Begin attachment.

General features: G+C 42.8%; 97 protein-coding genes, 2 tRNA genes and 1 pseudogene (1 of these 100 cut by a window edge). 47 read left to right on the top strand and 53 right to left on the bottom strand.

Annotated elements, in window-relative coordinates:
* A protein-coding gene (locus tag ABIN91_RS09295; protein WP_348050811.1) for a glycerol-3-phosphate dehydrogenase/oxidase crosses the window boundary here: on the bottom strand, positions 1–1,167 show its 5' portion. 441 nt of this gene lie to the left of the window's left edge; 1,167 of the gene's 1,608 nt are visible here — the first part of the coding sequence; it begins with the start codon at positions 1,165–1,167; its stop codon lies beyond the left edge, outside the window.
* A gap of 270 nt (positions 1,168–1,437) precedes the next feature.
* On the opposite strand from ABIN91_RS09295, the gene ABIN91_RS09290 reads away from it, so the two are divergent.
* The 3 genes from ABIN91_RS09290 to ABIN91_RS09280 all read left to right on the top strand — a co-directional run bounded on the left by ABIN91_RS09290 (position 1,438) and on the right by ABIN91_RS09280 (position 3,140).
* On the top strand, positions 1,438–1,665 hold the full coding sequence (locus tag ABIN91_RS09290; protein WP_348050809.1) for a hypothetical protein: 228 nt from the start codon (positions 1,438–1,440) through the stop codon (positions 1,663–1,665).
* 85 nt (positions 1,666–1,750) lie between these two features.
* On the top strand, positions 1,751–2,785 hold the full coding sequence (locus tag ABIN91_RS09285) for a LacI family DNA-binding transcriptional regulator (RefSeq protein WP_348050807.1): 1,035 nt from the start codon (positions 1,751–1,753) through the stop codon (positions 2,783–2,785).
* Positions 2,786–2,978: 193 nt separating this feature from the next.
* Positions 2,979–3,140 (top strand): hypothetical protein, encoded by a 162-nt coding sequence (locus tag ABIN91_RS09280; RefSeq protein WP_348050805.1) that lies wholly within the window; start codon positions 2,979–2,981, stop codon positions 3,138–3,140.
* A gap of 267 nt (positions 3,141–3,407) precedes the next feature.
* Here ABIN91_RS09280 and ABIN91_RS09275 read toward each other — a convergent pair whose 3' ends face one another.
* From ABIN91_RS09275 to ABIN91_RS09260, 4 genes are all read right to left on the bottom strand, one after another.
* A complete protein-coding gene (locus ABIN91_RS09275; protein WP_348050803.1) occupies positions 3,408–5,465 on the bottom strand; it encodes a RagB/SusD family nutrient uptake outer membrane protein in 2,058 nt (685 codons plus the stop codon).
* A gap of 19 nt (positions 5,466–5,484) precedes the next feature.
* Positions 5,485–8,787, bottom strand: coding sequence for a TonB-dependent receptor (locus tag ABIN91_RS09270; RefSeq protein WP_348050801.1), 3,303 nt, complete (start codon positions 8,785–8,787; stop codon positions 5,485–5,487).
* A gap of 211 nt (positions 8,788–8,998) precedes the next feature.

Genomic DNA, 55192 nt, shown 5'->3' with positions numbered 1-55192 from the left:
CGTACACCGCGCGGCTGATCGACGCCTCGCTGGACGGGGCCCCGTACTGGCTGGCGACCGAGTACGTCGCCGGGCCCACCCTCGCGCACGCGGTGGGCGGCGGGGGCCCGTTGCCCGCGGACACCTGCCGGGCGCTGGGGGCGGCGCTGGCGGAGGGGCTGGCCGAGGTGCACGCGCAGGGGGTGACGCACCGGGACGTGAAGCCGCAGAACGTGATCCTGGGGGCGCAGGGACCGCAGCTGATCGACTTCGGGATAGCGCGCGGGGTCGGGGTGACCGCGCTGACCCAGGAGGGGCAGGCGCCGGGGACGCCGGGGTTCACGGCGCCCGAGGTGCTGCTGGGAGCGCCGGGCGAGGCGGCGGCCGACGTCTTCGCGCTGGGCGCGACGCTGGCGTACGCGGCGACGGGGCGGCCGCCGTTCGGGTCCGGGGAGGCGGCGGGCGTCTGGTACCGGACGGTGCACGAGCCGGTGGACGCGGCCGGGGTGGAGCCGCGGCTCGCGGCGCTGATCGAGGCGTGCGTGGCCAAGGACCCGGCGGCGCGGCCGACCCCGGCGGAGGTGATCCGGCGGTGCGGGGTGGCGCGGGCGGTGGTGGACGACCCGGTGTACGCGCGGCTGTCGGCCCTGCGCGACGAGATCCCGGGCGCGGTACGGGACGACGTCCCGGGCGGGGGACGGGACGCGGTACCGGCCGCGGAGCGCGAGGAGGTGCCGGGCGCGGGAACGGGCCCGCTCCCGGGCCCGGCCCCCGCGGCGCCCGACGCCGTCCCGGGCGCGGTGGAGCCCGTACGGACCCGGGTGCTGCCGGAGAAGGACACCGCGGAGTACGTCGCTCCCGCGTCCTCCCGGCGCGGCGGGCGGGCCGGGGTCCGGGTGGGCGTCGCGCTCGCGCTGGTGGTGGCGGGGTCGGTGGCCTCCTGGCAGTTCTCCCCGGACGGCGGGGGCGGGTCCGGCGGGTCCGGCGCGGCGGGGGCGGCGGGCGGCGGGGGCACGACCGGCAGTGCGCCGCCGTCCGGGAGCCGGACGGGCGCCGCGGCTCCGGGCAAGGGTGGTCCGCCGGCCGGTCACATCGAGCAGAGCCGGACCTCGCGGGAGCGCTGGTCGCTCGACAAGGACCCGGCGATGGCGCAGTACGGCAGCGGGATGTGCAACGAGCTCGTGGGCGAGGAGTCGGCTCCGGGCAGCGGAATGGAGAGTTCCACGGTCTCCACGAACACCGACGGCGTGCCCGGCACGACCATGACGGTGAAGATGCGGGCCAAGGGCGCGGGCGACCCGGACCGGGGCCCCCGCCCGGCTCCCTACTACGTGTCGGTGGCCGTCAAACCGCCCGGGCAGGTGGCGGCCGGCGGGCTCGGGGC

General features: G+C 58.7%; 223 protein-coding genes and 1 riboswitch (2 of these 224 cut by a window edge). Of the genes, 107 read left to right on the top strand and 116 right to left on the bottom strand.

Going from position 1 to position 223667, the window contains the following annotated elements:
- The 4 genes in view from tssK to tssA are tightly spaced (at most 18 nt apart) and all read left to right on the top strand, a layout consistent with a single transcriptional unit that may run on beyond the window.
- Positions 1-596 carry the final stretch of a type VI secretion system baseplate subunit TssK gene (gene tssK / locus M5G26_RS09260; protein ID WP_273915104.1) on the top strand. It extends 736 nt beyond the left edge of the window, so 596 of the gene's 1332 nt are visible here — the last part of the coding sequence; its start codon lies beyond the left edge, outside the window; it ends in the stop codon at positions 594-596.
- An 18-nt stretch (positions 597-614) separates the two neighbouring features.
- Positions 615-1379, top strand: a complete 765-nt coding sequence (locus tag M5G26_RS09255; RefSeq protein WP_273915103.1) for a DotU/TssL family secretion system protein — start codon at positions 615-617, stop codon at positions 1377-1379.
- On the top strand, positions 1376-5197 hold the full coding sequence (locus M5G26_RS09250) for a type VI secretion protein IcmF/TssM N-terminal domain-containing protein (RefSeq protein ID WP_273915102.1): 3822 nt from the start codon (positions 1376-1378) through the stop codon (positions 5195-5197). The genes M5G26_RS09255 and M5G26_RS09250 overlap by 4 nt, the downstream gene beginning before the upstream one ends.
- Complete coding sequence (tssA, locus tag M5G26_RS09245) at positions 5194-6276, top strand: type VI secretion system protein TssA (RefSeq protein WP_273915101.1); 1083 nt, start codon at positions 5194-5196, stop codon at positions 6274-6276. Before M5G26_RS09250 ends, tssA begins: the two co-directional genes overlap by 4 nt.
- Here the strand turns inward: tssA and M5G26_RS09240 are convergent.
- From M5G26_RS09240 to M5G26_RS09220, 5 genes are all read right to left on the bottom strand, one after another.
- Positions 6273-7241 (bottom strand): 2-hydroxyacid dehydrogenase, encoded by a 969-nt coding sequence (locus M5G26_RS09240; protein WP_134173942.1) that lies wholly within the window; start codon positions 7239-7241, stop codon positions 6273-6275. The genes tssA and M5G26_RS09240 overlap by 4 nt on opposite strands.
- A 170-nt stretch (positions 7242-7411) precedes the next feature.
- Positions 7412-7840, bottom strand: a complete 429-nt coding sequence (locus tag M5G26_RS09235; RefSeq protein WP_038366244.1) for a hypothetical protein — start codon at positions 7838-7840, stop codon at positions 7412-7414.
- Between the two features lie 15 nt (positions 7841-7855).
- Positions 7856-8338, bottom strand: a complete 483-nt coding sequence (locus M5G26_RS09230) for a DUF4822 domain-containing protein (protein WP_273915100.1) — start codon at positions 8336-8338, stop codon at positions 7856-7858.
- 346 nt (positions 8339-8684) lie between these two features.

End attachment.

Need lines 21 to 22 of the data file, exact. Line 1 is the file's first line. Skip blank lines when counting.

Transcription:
General features: G+C 58.7%; 223 protein-coding genes and 1 riboswitch (2 of these 224 cut by a window edge). Of the genes, 107 read left to right on the top strand and 116 right to left on the bottom strand.

Going from position 1 to position 223667, the window contains the following annotated elements: